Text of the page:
That’s a good question, and I’ve heard a couple writers who I admire talk about what they think that responsibility is, and I try not to take it too seriously as in “I have a real something to say that you need to hear!” But, I do think, if you have a way with words and you have a strong suit in one way or another, whether that’s painting a picture or being introspective, then maybe there is a service in that, of connecting with people. The things I write about are really mundane, like breakups and stuff that everyone deals with — pretty simple stuff. But if you can just kind of nuance it in a way that strikes a chord with others, it can be powerful, and it’s powerful for me to share that stuff with other people.
Have you figured out ways for yourself to block out the outside opinions and trends and not let them sway you? Just say, “This is my truth and this is what I’m gonna say and how I’m gonna say it”?
Yeah, I have, and I’ve gotten better as I’ve gotten older and more confident in myself. But I mean, still, of course you care what other people think, but I care more about making music that I feel good about … whatever that means. So it’s not to pander to any one way or another or any group. You know, sometimes you have to tune it out. And nobody really expects that much from you! I think we get more in our heads, it’s like, “Just write stuff!” Whatever! [Laughs]
If it lands, it lands!
Yeah, exactly. It’s fulfilling to write things.
Let’s get a little granular on your song “Different, I Guess,” because it’s a fascinating piece to me, for a number of reasons, and Amanda, among others, say it’s one of the best songs they’ve ever heard.
But structurally on that, it starts out just kind of cruising along, and then it sort of flails a little bit, and then it goes back. On a scale of 1-10, how much do rules matter to you?
They don’t really.
Okay, so on a scale of 0-10 … [Laughs]
I mean, maybe we’ll give them a 1 or 2. Sometimes I’m like, “Hmm, you can’t do that,” but then I’m like, “Oh yes, you can!” And that song was actually kind of the beginning of a foray into … it’s funny because I think somewhere in the back of my head I followed, not one particular structure, but I disciplined myself with getting a good form for a song. And I was like, “You can do whatever you want in that song, say whatever you want!”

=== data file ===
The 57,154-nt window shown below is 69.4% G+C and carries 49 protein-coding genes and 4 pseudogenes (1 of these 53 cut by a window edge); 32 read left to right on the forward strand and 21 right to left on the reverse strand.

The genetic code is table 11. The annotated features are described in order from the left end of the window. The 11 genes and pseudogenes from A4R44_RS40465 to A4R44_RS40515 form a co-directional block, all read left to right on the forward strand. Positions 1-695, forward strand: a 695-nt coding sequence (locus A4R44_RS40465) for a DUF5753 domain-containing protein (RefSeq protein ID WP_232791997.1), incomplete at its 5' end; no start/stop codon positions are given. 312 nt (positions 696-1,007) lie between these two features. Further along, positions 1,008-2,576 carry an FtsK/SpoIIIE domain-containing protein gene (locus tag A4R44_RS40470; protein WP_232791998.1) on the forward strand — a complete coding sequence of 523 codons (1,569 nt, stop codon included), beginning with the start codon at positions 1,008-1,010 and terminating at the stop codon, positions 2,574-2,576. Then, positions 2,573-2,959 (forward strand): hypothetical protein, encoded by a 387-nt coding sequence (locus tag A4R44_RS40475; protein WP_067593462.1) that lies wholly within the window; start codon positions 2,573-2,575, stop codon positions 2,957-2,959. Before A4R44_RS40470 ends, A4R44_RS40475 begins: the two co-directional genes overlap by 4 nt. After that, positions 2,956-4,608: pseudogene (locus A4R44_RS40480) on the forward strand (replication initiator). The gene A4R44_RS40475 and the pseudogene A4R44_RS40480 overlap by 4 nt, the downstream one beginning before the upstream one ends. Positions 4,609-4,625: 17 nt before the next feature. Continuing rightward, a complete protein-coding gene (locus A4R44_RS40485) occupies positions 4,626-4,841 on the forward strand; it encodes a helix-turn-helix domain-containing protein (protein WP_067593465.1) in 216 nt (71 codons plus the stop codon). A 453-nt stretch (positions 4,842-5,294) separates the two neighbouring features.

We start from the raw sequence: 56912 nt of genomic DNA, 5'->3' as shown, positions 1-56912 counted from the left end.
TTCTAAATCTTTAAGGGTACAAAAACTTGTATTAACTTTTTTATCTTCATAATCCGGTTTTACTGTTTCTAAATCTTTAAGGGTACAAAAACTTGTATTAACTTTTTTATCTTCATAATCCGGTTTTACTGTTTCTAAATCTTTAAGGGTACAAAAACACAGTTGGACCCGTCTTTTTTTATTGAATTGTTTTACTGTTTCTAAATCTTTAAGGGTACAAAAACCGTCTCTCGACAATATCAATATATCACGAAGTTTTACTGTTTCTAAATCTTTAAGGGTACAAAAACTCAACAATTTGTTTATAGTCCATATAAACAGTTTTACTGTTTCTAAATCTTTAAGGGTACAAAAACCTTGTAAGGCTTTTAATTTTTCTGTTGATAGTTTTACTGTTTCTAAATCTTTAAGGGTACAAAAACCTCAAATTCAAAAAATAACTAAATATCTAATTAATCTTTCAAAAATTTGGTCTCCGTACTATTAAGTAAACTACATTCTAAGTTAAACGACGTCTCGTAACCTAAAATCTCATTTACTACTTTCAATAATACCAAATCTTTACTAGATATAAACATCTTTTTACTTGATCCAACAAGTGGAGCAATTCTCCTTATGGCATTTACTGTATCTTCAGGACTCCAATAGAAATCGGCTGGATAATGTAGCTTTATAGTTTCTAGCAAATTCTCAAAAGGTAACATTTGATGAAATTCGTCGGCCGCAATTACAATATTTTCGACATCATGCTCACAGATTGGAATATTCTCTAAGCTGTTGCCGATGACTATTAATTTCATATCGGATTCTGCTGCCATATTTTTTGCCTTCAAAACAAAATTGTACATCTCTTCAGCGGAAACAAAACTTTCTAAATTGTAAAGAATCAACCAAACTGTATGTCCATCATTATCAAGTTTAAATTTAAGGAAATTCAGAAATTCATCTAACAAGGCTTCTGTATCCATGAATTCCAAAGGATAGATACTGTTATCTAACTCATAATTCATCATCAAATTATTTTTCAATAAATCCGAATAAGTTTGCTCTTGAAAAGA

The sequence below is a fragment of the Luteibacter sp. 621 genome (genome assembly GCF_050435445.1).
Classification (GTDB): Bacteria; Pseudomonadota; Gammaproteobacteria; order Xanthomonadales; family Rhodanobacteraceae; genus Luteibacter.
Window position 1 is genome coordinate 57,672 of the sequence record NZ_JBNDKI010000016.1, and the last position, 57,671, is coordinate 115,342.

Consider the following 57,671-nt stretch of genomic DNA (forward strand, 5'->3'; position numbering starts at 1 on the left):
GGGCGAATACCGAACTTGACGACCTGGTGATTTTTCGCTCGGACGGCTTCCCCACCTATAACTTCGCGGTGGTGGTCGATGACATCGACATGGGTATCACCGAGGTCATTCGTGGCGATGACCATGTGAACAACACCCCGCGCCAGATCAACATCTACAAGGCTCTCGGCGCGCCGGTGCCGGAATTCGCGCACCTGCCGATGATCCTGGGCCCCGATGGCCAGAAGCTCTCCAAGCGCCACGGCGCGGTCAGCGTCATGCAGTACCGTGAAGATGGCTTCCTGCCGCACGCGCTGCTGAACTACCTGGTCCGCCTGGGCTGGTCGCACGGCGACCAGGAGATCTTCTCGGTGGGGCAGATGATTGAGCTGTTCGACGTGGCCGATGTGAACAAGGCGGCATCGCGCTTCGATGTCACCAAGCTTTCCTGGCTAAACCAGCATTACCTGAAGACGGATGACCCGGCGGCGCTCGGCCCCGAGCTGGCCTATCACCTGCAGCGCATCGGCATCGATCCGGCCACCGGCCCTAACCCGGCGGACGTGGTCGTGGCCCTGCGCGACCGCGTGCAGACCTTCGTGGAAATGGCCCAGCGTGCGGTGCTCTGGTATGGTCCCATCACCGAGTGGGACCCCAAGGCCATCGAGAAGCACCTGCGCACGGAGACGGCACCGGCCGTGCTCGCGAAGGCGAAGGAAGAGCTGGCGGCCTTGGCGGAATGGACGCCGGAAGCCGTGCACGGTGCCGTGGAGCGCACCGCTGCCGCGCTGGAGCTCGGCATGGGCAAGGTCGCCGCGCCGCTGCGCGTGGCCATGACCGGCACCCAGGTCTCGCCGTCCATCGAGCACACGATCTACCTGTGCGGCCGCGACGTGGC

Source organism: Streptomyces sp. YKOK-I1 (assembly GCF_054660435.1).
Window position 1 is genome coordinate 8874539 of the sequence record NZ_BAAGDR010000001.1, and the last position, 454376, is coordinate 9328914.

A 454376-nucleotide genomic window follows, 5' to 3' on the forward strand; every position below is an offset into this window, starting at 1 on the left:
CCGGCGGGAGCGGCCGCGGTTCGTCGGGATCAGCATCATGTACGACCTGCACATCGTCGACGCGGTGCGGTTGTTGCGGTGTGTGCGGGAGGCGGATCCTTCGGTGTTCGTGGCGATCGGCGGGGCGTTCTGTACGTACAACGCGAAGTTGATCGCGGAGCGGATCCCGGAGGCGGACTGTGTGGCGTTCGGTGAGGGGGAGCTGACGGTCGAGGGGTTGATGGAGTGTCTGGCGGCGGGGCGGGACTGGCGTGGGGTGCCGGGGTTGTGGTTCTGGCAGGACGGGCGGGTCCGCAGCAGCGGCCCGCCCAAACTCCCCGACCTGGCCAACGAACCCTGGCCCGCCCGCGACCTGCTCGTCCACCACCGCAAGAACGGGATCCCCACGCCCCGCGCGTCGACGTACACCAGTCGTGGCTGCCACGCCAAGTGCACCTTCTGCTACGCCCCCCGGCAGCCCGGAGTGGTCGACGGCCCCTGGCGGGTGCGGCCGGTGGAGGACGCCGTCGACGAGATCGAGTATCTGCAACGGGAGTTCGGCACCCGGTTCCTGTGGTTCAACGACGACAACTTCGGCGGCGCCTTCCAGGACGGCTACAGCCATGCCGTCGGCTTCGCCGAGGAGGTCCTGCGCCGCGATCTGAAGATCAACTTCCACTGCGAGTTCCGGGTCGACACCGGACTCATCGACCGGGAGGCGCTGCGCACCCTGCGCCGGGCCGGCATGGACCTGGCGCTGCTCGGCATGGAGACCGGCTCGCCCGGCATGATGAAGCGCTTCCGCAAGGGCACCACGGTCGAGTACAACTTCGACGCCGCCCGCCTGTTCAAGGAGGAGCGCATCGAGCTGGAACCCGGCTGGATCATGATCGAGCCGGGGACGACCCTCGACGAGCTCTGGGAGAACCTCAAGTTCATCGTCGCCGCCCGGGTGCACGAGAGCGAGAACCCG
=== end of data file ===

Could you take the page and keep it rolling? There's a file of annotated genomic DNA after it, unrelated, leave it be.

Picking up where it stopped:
You don’t have to have a chorus, you don’t have to have a bridge …
Yeah, exactly! Because I think of some of my favorite songs, and they don’t have those things. They’re not “perfect” — whatever that means. So that one was fun. It just kind of spilled out, and I was like, “I’m not changing anything!” [Laughs]
“Take that, world!” Lyrically, too, it’s so raw and real, but it’s still painted with poetry. I love the line, “I don’t have to have you to know what this is.”
Because, in the end, it’s about how we’re responding to something. It’s often not about “that” — whether it’s a person or a situation or whatever. It’s what’s going on inside of us. So “that” doesn’t even have to be there for the work to be going on [inside of us].
It’s true. I think, when we love things, we want to possess them a lot of the time.
Funny that, eh?
It is funny! Ultimately, it’s not how that works, you know? But I don’t know. [Laughs] Every love is different!
And the other line, “No one’s really been at their best” … One of my life’s mottos for the past few years has been trying to be my best in any given moment so that I don’t have to have remorse or regret, or second-guess myself if I’d made the best choice. And what’s funny is that that is sort of echoed in that, too, even though you say, “No one’s really been at their best,” that sentiment is still in there and that’s fascinating to me.
Thank you. Well, I appreciate your insight into that song. It’s cool hearing people’s take on things, you know? And yeah, “at your best” … I don’t know! [Laughs]
Which at any given moment is [high or low]. [Laughs]
But I know what you mean, where you just want to know you gave it what you had.